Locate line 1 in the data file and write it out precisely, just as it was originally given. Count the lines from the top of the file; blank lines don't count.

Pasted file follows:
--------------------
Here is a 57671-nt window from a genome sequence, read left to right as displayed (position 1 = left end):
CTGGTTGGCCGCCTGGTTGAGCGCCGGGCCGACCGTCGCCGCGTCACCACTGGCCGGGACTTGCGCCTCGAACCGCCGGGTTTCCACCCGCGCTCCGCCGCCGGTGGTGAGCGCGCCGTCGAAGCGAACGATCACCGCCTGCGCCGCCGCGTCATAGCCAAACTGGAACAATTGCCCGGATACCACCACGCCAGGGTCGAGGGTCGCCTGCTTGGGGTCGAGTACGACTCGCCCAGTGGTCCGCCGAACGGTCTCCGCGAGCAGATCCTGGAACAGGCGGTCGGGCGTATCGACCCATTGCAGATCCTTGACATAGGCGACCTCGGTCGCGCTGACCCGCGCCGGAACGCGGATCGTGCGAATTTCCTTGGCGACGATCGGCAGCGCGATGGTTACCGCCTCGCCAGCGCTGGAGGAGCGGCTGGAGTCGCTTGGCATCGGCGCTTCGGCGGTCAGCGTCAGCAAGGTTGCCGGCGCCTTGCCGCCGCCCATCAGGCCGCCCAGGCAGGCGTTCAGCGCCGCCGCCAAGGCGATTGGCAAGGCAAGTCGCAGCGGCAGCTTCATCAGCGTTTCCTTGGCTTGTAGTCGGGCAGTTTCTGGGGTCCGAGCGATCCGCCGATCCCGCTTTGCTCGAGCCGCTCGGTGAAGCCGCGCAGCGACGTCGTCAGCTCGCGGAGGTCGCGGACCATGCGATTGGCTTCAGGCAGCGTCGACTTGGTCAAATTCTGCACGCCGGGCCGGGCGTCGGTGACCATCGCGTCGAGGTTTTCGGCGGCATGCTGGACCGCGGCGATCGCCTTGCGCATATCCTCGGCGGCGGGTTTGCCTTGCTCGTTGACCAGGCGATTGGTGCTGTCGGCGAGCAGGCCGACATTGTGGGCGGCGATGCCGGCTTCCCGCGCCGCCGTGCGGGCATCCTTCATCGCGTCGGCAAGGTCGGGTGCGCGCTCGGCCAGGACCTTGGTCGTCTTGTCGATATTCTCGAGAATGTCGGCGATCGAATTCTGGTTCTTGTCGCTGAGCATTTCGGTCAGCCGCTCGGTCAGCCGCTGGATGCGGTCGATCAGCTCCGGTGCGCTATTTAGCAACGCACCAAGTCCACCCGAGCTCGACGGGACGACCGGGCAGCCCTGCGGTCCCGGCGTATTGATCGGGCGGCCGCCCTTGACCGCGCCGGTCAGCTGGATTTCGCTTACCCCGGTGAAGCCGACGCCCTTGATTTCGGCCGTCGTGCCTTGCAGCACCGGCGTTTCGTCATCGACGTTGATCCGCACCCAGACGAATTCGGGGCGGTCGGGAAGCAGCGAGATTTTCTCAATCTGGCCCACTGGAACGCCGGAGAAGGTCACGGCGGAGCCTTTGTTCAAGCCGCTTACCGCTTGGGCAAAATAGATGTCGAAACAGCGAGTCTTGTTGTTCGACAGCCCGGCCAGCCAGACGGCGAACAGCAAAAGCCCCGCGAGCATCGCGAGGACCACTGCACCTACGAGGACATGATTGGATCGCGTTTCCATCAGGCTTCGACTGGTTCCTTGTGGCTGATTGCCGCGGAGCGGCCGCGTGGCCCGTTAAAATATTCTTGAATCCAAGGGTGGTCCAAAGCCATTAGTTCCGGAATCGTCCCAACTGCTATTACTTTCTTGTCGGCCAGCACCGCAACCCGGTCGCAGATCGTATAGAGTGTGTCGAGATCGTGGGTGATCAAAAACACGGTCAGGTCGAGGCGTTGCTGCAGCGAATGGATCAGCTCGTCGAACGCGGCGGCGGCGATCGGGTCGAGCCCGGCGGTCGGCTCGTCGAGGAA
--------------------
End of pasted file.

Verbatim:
Here is a 57671-nt window from a genome sequence, read left to right as displayed (position 1 = left end):